Friday, April 17, 2015

Book Review Friday: Bruno, Chief of Police

Bruno, Chief of Police
By Martin Walker

Wow!  I feel like I just got back from a long vacation in France.  Martin Walker gives his book Bruno, Chief of Police a real sense of place.  From the description of the small French village of St. Denis to the mouthwatering descriptions of real French cooking this book is a vacation between two hard covers.  Bruno, whose real name is Benoit Courreges, is the only policeman in the commune of St. Denis.  He knows all the villagers personally, teaches their little ones tennis, and works with the police in the other local villages playing a game of cat and mouse with the health inspectors from the European Union who are trying to enforce modern production rules that would shut down half the businesses in the local market square.  And when murder shatters the peace of the little village of St. Denis, Bruno proves that common sense and old fashioned police work can triumph over flash and politics. 

First in a series.  Other titles include:
The Dark Vineyard
Black Diamond
The Crowded Grave
The Devil's Cave
Bruno and the Carol Singers
The Resistance Man
Children of War
They Dying Season

For more mysteries set in France try these authors:
Michelle Wan
Gerald Jay
Fred Vargas
M. L. Longworth

Friday, April 3, 2015

Book Review Friday: A Dangerous Place

A Dangerous Place
By Jacqueline Winspear

The last book in this series left main character Maisie Dobbs at a crossroads, and left her author with a bit of a dilemma, she wanted to take Maisie in one direction, but millions of fans were hoping for another. How Jacqueline Winspear resolves that dilemma, and she does it very well, becomes a major plot point in this new installment of a well-loved series.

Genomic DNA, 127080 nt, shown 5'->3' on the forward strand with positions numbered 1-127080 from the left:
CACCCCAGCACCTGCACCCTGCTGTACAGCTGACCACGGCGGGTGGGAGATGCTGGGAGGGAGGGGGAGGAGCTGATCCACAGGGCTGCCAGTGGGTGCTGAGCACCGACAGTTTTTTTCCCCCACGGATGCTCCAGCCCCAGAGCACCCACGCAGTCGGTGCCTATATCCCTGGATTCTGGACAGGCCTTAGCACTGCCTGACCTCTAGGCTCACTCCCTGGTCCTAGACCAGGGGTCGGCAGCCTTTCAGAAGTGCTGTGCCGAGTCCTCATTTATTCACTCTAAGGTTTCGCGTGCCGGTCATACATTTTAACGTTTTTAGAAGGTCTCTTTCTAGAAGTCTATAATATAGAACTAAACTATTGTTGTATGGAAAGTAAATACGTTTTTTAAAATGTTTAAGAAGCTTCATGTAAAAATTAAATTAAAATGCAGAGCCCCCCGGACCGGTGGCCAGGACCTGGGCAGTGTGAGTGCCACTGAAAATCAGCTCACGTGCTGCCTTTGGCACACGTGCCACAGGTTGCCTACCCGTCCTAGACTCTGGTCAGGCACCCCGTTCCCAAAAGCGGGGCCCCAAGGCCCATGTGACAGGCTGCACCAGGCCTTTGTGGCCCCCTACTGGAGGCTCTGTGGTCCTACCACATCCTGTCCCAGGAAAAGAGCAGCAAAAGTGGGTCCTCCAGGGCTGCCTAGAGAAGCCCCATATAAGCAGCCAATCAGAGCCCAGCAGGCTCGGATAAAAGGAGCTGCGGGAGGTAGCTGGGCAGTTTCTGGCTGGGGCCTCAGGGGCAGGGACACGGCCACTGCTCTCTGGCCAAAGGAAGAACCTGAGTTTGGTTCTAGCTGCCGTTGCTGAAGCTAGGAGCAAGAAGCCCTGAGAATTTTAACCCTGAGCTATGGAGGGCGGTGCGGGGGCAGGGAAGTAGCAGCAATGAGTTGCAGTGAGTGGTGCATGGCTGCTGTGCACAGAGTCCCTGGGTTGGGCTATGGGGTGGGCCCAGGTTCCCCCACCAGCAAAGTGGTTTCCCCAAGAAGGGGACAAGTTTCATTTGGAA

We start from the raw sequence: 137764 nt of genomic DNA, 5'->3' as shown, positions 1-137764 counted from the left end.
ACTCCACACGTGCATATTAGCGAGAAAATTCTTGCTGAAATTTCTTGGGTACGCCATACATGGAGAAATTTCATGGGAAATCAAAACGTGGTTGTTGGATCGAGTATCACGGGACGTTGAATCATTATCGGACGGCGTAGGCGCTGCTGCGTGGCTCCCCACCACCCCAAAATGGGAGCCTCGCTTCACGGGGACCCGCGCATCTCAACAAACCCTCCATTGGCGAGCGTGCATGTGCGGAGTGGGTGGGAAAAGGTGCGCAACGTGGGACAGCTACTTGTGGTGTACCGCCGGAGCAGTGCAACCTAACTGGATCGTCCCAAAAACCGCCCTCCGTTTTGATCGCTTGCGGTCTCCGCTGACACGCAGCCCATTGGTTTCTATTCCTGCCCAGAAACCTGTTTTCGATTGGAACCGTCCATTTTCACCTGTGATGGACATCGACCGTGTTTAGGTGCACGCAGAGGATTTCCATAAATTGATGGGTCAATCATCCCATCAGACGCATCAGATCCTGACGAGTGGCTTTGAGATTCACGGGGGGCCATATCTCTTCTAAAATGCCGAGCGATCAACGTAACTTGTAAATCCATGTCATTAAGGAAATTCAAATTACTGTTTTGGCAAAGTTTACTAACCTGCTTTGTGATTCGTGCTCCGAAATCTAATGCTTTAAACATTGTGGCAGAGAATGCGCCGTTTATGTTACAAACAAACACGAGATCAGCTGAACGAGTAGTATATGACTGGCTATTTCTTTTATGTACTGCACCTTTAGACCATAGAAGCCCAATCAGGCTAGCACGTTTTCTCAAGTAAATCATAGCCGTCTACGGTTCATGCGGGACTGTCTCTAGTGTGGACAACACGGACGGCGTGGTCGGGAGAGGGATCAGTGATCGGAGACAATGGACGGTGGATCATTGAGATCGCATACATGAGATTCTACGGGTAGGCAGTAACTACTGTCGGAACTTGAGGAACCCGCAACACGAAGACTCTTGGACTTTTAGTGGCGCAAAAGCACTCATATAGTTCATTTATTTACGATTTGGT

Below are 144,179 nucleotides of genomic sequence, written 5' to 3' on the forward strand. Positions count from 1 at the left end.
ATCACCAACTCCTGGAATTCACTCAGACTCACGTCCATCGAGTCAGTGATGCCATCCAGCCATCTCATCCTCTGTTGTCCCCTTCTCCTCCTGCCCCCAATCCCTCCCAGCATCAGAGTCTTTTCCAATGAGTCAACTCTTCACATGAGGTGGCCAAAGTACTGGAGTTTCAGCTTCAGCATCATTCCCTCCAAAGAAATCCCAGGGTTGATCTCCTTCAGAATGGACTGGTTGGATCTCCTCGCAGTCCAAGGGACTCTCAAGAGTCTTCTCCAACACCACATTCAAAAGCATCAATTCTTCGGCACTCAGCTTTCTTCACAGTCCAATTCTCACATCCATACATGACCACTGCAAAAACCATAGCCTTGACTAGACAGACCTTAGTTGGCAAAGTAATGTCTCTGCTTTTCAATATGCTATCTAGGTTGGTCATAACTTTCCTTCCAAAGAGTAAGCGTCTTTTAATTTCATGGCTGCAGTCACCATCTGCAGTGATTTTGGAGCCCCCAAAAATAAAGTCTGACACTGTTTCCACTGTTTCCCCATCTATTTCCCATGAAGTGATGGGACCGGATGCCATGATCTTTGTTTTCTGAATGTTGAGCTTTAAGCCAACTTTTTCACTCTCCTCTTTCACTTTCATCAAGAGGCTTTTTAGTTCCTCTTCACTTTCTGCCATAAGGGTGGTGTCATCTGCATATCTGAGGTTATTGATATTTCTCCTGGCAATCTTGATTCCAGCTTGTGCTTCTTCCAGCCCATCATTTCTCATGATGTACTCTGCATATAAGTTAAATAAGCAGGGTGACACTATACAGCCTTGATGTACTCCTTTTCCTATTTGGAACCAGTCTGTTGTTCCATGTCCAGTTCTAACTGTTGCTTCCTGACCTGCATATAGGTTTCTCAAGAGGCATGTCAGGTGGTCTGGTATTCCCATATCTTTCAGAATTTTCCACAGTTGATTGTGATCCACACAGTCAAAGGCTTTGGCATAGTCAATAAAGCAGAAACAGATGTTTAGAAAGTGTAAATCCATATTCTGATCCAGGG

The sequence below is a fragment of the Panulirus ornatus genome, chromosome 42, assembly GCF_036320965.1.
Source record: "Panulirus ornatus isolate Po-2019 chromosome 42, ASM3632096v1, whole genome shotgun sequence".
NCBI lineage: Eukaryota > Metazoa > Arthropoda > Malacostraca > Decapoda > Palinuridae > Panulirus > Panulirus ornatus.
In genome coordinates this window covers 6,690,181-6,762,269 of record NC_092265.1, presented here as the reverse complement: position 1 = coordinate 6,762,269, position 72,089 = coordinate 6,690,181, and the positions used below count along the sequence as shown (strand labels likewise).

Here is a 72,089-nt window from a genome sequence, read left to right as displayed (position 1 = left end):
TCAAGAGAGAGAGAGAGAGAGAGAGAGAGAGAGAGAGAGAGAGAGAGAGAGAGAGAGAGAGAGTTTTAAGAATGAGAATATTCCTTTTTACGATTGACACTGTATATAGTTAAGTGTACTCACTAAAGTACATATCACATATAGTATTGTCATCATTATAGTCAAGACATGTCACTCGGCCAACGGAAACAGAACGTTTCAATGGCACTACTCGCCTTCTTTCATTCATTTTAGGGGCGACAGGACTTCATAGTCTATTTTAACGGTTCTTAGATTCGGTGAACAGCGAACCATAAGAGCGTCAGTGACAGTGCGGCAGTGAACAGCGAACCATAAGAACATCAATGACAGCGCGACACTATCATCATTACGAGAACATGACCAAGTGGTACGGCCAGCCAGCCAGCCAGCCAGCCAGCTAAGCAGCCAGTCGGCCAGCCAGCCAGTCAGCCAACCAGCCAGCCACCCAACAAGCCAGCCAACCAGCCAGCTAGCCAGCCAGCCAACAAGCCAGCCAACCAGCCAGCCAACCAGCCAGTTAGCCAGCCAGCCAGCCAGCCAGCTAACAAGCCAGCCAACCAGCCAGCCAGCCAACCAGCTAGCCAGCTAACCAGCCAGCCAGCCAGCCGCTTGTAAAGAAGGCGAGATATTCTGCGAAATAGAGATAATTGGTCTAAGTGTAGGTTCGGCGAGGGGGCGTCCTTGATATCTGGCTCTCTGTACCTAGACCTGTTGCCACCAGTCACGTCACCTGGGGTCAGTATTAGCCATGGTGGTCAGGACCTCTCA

A Dangerous Place opens four years after Leaving Everything Most Loved ended.  On her way home to England, Maisie stops off in Gibraltar and becomes entangled in a murder case.  The police dismiss the stabbing death of Sebastian Babayoff as the work of a transient, but Maisie isn’t convinced and begins her own investigation.  Soon she draws the attention of the British Secret Service in a dangerous place where nothing is what it seems to be and everyone is guarding a secret, including Maisie herself.
A well-crafted story complete with many of Winspear’s characteristic psychological twists and turns. While some Maisie fans will be disappointed, most will welcome the return of their favorite psychologist and private investigator.

If you like the Maisie Dobbs series, you might like:

The Molly Murphy series by Rhys Bowen
The Kate Shakleton series by Frances Brody
The Cordelia Gray series by P. D. James
The Mary Russell and Sherlock Holmes series by Laurie R. King
The Lord Peter Wimsey series by Dorothy L. Sayers
The Ian Rutledge series by Charles Todd
The Bess Crawford series by Charles Todd

*Series suggestions courtesy of Novelist Plus